2012 Tom: That’s too bad. I love that idea that your home base isn’t as safe as you assume. I’m playing another game now called Cargo Commander, and it’s a great moment when you realize that aliens can get into your ship to attack you. You’re going to love that in a game called Fatal Frame 3 one day. But that makes sense in XCOM that they can’t attack your base. How are they going to attack a base from a side view?
1994 Tom: I know, right?
2012 Tom: I don’t mind the side view, though. I actually like it. It has a certain amount of charm. It looks like a Wes Anderson thing, like the cutaway of the ship in Life Aquatic.
1994 Tom: Who’s Wes Anderson?
2012 Tom: You and me come from such different worlds.
1994 Tom: Well, in my world, X-Com is way better than XCOM. I have serious problems with this fancy new version. I can see how the masses might like it. I can see how it would sell well. I can see how Microprose has sold out and you went right along with them. But there’s too much missing. There’s not enough of the essentials that made X-Com the game that it was. I’d give it two stars.
2012 Tom: Well, you don’t get to rate it. You can be a part of the review, but you can’t be a part of the final call.
1994 Tom: Why not?
2012 Tom: Because it’s not 1994 anymore. It’s 2012. This is a real shot of innovation and bold creativity and relevance in terms of bringing something older into the modern world of videogame design. As an example of game design in the year 2012, it’s inspired. Compare this to Dishonored, for example.
1994 Tom: What’s that?
2012 Tom: You know Thief?
1994 Tom: No.
2012 Tom: Well, Dishonored is like a game you haven’t played yet called Thief. And it still uses all the same tropes, from hoarding arrows, to creeping around vision cones, to navigating patrol paths. Dishonored might be a good game, but it acts as if the games we played in the 90s transplant just fine to the 2010s. Sometimes they don’t. XCOM knows that.
1994 Tom: I don’t believe you believe that. I don’t believe you think the games I love from this time — the games you loved — aren’t great in any time.
2012 Tom: It’s not just that. It’s more about how game design evolves, and changes, and adapts over time. You don’t know yet what’s going to happen to flight sims and strategy games and RPGs and RTSs.
1994 Tom: What are RTSs?
2012 Tom: Like Warcraft. Like Command and Conquer.
1994 Tom: What’s that?
2012 Tom: You have so much to learn. You don’t know yet how many kinds of games are going to go through a downward spiral of getting too detailed, too involved, too esoteric, of catering to increasingly vocal hardcore players like you and me. Yet all the while, publishers will need to see bigger returns on their investments, so they’ll realize they can’t cater to those people, to us. You don’t know yet what we’re going to do to videogames. Entire genres will all but vanish. You’re going to have a tough time of it.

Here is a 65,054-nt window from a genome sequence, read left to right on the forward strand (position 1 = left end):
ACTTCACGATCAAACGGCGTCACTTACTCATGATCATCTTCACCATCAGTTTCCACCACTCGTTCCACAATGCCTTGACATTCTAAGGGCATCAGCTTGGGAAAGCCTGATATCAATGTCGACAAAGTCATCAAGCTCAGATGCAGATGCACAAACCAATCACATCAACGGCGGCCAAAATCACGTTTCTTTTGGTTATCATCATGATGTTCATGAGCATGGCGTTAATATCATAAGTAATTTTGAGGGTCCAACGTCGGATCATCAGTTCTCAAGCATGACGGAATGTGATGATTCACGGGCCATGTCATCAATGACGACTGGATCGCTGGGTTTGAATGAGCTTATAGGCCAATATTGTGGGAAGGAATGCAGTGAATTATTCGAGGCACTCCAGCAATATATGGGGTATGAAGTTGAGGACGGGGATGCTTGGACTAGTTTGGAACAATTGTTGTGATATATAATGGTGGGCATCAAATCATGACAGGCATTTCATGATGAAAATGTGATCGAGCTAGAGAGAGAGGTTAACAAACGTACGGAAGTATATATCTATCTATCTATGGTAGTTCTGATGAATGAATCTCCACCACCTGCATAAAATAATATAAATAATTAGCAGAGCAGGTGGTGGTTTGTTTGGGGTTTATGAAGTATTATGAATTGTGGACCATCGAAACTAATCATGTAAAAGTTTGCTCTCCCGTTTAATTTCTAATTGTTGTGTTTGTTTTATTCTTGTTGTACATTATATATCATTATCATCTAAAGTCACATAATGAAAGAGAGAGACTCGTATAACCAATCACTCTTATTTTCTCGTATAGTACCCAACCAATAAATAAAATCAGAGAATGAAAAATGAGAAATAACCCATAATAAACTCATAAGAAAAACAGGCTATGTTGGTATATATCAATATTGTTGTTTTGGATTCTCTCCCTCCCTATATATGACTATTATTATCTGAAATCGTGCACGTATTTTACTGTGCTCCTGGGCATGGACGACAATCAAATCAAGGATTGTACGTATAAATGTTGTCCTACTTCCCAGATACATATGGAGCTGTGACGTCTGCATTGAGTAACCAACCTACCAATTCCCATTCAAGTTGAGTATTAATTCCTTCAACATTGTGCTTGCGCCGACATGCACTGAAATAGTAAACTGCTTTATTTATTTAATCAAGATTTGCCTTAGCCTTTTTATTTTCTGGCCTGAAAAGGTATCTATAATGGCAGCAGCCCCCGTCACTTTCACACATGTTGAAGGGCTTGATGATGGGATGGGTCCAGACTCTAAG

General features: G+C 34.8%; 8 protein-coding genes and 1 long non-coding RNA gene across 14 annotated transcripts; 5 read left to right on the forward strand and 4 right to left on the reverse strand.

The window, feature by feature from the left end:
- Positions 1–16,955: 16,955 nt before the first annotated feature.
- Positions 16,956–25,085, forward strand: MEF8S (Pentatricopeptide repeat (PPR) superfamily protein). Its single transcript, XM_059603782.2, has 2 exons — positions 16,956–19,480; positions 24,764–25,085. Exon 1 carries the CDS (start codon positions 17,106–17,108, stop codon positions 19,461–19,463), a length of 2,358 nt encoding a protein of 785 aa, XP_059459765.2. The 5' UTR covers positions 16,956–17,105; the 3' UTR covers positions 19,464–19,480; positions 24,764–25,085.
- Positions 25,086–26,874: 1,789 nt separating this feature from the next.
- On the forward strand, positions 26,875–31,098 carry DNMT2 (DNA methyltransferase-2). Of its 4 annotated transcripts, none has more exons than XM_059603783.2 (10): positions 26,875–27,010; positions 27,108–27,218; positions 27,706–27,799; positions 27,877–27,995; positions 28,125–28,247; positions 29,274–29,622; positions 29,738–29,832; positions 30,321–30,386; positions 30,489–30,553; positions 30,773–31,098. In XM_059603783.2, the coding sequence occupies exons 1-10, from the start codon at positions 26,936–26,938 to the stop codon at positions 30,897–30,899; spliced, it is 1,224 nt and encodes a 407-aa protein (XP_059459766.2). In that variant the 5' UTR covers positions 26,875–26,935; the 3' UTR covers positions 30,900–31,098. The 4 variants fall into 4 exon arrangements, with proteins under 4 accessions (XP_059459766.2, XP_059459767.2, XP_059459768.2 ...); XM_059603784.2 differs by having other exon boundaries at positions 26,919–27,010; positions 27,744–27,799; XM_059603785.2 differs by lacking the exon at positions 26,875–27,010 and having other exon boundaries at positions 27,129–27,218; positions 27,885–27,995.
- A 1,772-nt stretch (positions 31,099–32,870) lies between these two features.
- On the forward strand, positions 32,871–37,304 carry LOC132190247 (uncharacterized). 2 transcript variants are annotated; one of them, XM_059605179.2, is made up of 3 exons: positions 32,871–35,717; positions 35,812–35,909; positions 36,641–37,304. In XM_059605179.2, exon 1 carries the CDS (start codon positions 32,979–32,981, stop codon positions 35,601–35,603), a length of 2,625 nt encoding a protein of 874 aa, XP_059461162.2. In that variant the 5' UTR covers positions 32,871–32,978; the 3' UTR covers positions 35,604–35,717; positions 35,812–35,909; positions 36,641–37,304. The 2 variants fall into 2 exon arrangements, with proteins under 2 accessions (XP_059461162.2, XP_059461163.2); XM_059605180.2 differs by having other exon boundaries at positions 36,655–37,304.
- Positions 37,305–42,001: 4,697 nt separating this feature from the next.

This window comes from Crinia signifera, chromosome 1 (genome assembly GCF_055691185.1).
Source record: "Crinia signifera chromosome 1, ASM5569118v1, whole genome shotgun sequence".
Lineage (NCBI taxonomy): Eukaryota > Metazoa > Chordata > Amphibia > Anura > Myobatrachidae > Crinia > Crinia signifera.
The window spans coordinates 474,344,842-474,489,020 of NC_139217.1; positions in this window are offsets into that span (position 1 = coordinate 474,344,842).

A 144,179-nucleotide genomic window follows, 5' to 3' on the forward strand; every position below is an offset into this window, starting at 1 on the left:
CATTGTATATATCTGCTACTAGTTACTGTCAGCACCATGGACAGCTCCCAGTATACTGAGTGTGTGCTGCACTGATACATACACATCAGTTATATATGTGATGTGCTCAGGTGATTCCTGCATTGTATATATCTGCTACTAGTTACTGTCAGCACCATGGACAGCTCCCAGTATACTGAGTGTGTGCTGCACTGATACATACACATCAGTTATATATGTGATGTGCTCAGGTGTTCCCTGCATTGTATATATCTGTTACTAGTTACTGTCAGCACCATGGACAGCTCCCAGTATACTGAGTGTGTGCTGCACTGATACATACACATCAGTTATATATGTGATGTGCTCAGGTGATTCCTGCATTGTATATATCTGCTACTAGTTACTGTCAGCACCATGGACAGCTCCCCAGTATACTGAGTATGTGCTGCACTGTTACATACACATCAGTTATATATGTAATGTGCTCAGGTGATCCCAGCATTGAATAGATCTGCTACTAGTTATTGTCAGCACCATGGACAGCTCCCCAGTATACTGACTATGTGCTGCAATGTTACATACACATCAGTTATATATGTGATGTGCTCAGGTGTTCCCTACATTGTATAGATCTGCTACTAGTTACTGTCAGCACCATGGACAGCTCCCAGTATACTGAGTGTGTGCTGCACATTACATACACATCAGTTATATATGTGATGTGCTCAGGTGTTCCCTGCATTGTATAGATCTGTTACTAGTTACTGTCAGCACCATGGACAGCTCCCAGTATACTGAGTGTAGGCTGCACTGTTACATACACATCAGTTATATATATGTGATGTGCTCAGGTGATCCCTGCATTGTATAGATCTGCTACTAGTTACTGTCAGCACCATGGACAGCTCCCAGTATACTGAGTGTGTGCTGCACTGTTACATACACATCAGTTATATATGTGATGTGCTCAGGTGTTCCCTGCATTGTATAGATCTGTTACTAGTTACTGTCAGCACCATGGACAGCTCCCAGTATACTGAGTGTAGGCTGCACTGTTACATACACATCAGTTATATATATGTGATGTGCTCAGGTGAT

1994 Tom: Well, as long as id keeps making great games. I’ve been playing a lot of Doom II. Imagine X-Com as a Doom II style game. I hope someone in the future thinks that up.
2012 Tom: Which reminds me that you don’t know yet how lucky you are that a developer plucked a game from your time and decided to update it to my time. Besides, if you want the original X-Com experience in 2012, you can still set up an emulator to play the original X-Com. Or you can play a really good clone on the iPad called Aliens vs Humans.
1994 Tom: What’s an Eye Pad?
2012 Tom: You don’t want to know. Your life will be 18 years of sheer hell waiting for it to be invented.
1994 Tom: Come on, tell me.
2012 Tom: You know the Gameboy?
1994 Tom: Yeah.
2012 Tom: It’s like that.
1994 Tom: Oh.
2012 Tom: Look. In six years, you’re going to write an article for IGN in which you list the four things that made X-Com great. You don’t know what they’re going to be yet, so I’ll tell you. One, the sense of attachment to your troops. Write this down. Two, the way the gameplay unfolds in the campaign. Three, the atmosphere. Are you getting this? And, four, the way you can break stuff. This new XCOM gets all four of those things right, even if it does some of them in different ways. It knows. It understands. But not blindly, not slavishly. More than a fan of X-Com, this game is a fan of the tenets of modern game design. It’s doing exactly the right thing, in exactly the right ways, at exactly the right time.
1994 Tom: What’s IGN?